What has been / is the most difficult part of your job?
I would say the most difficult thing about the job is the risk of something going wrong with the cutting lathe. It thankfully doesn’t happen often but there’s quite a lot to them and if something goes wrong and you don’t spot it quickly – it can escalate and get out of control fast! I do as many checks as possible before beginning any cut to try to prevent this, for example checking the swarf jar isn’t full, checking the helium tank is definitely open, checking the ACL isn’t in bypass etc. Of course, when we do live recordings cut direct to lacquer – more can go wrong! You have to start cutting as soon as the artist wants to do a take because it means they are in the zone and you need to be ready fast so they don’t lose that feeling. So you have to reset and put a lacquer on quickly and if you aren’t switched on when you are rushing, you risk making a mistake. Any problems with the cut can be costly too, each lacquer is around 60 pounds and any damage to the lathe can be extremely expensive and problematic to repair. Thankfully, I’ve never had any disasters so far, touch wood!
What advice do you have for someone wanting to get into pursuing what you’re doing?
If you want to get into cutting records specifically, it can be very hard to gain access to the technology you need in order to do this; and by association the training you require to be able to cut. Cutting lathes are rare and not in production any longer, meaning there are only so many of these in the world and they tend to be in big studios. My suggestion is to try to gain an internship at one of these big studios and work your way up from there. It can be a long path and the outcome isn’t guaranteed but it is the only way to gain access to a cutting lathe and to an experienced engineer who can train you how to use it.
Are you a vinyl collector yourself? What drew you to it?
I am, yes! I collect rare 90’s grunge records, for example I have a big collection of Sub Pop records, specifically their early compilations. I have also just got into collecting dungeon synth records, this is extremely niche! I find this genre probably the most exciting to collect because the releases are always in small limited numbers, which makes them feel more important like a treasure to obtain. There is so much variety within the genre too: medieval, winter synth, battle synth etc. that there is always something to explore to give you a different essence of the genre. Whenever I order a record from one of these small dungeon synth labels, I am like a kid at Christmas! The anticipation of it arriving in the post just crescendos!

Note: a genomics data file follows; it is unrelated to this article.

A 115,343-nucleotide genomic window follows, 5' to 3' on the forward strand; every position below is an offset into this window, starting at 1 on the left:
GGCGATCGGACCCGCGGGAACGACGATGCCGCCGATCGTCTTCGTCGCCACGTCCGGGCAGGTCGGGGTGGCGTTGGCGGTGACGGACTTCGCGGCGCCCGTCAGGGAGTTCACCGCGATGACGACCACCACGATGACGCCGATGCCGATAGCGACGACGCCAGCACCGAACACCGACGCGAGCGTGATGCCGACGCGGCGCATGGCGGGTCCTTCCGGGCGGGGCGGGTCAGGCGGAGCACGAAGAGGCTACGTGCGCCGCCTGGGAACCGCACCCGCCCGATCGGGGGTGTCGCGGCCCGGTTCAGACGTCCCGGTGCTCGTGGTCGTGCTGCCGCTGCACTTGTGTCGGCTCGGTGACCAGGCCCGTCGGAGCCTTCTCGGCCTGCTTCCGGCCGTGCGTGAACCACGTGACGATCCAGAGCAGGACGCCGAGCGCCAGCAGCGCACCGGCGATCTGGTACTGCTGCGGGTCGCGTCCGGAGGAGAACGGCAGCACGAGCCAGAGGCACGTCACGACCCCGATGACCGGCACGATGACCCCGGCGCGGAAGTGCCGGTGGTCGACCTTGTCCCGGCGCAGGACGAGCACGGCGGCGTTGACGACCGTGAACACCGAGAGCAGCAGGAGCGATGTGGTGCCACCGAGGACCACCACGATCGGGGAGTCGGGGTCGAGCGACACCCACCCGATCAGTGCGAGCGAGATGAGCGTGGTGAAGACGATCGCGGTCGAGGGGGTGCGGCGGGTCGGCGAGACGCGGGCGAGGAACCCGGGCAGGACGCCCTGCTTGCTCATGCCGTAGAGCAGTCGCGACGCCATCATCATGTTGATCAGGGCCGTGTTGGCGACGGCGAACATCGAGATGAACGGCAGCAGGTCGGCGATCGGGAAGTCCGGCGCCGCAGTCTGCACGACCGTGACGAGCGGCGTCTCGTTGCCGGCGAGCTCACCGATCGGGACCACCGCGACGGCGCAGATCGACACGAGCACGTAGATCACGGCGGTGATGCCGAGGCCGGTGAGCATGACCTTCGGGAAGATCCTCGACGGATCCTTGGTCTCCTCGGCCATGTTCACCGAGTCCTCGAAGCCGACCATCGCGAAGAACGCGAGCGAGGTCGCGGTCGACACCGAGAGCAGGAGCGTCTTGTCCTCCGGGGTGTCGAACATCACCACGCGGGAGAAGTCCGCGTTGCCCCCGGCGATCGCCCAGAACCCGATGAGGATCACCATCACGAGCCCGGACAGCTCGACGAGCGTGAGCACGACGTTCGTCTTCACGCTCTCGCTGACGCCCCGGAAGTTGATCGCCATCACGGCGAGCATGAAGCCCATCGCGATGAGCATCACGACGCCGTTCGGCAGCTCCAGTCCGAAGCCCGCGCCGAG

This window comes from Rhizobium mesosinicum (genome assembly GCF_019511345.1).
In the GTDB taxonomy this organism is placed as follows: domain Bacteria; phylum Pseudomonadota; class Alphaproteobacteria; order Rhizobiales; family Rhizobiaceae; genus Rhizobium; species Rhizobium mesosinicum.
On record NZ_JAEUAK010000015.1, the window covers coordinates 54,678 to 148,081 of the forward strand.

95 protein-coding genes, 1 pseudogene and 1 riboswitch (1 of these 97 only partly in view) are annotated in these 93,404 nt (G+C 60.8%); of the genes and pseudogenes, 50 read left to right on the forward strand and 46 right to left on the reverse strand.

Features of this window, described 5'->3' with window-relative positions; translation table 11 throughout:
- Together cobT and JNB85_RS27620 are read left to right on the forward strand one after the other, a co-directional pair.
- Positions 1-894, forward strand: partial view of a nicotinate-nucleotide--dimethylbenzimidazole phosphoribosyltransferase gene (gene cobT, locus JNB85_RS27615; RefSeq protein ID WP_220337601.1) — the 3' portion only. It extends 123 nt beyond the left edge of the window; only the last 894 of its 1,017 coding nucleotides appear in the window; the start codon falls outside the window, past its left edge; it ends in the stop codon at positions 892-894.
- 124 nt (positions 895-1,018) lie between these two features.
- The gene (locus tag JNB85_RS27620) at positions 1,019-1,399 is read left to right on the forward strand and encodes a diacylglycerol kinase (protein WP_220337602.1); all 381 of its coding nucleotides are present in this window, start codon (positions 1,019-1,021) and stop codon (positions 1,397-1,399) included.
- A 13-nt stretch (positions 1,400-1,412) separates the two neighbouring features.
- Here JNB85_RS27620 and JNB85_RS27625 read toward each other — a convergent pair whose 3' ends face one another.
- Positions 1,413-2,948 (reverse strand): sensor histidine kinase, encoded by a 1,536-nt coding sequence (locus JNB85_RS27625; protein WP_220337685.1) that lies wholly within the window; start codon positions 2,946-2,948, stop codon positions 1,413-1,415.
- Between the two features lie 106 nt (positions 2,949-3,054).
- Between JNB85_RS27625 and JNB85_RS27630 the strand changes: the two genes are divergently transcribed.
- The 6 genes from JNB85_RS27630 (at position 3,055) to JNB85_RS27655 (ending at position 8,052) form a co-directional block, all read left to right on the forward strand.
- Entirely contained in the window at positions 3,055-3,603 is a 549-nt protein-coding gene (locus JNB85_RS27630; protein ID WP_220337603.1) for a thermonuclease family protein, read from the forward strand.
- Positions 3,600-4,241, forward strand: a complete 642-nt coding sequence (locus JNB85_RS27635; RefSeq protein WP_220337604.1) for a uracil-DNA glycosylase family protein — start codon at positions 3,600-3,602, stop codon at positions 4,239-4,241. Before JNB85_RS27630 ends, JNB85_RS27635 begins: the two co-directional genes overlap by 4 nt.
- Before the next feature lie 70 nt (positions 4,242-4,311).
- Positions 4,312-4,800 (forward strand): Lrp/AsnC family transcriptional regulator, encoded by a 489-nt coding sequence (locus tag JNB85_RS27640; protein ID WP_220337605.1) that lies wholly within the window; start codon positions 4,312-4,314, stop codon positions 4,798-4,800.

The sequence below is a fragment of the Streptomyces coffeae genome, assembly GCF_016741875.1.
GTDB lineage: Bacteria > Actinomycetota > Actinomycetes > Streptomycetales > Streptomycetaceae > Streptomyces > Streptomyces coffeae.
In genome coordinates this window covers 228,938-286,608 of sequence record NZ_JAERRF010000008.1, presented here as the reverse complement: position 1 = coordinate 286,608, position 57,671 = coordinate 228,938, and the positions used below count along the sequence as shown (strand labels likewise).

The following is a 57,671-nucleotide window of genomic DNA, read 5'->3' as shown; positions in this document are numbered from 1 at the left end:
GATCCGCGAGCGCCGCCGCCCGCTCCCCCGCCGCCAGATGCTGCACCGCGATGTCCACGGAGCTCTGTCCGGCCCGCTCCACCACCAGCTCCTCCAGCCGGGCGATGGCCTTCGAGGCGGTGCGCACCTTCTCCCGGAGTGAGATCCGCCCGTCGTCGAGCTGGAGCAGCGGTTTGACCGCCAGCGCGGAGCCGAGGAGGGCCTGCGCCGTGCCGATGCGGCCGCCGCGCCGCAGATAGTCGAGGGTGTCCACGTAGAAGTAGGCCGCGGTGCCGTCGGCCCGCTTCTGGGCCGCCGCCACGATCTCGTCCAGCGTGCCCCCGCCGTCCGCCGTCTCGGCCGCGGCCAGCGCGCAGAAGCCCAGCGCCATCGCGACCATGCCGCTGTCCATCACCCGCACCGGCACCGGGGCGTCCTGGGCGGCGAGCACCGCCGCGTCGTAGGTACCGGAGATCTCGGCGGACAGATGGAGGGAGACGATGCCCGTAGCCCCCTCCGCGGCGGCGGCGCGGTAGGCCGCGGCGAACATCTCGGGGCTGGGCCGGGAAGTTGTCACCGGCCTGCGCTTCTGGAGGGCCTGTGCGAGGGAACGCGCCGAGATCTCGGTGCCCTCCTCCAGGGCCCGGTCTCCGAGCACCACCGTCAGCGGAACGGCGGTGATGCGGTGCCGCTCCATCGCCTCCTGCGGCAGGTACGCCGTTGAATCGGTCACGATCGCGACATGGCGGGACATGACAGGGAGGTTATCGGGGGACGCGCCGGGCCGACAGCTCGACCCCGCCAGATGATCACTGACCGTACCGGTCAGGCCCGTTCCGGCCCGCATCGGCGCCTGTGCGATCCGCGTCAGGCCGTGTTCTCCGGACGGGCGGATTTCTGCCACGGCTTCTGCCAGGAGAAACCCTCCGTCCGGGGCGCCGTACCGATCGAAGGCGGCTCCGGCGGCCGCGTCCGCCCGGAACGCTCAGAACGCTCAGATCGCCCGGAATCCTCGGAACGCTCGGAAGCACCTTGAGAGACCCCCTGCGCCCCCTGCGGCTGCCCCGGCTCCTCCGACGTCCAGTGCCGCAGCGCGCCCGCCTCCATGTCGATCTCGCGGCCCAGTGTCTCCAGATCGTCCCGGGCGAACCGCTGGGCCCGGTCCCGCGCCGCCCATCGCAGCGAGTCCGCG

What types of things are happening in your industry / with vinyl that you’re excited or worried about? i.e. innovation, or trends you’re seeing.
From my perspective, I am super excited and happy that vinyl has made such a massive comeback, which of course means the demand for cuts is as high as it’s ever been. I believe people value this physical format as something special and artistic and see it as a pairing with digital releases. So I think this popularity is here to stay too.
Who has been influential to you and your growth as a professional in this industry?
That’s an interesting question to ponder and I would say there have been many individuals who helped me at key points in my journey; the timing of that help being the most beneficial and critical thing. Marnie Mills, who was assistant studio manager at Metropolis at the time, gave me the opportunity to become a runner and that was on the recommendation of Steve Wilkinson, one of my University lecturers. That’s probably the most important thing that has happened, just because it is so hard to get into any studio, especially a big one. There aren’t even many big studios around anymore like there were in the ‘80s and ‘90s.
After that, as I mentioned earlier Tony Cousins was instrumental in giving me access to mastering and developing my interest in it. He also put in a recommendation for me to become an intern within the mastering department. Ultimately it was Richard Connell who gave me my opportunity in mastering. There was a change in management at Metropolis and Richard was taking over the position as CEO. He came in one weekend to get acquainted with the building whilst I was covering reception and he asked me what I really wanted to do and I told him I wanted to be a mastering engineer. He gave me a chance and without this opportunity – I wouldn’t have the career I have today.
With regards to cutting specifically, Stuart Hawkes is the engineer I’ve learned the most from, especially in the early days, so I am super grateful to him too for his patience and time.
Anything else you’d like to add; if not tell us what you’re listening to:
I’m a big ‘90s fan: Nirvana and Kyuss are my top bands from that era. My favourite modern bands are a doom metal band from Liverpool, UK called Conan and a post-hardcore band from New York called Drug Church. Conan, I’ve liked for a long time now; they are just the perfect band in my opinion. The song ‘Gravity Chasm’ for example, has the most monolithic (stereolithic?), beastly drum and guitar tones I’ve heard.
Drug Church I discovered just last year when their album ‘Hygiene’ came out and it blew me away! It’s got a punk rock ethos but it’s something so much more. I like that the singer shouts from his belly rather than his throat, unlike most punky music. This gives the vocals a full-bodied aggression rather than a raspy harshness, which is unique. Also I think it is so cool that one of the guitarists is using a Fender Jazzmaster for this heavy music and surprisingly it certainly does slay! I saw them live at a 150 capacity venue last summer and it’s honestly the best live gig I have ever been to, a proper heavy show. It’s in these small venues that you really get to experience the energy of this type of music and you also get to actively partake in it.
Metropolis Studios: @metropolisstudios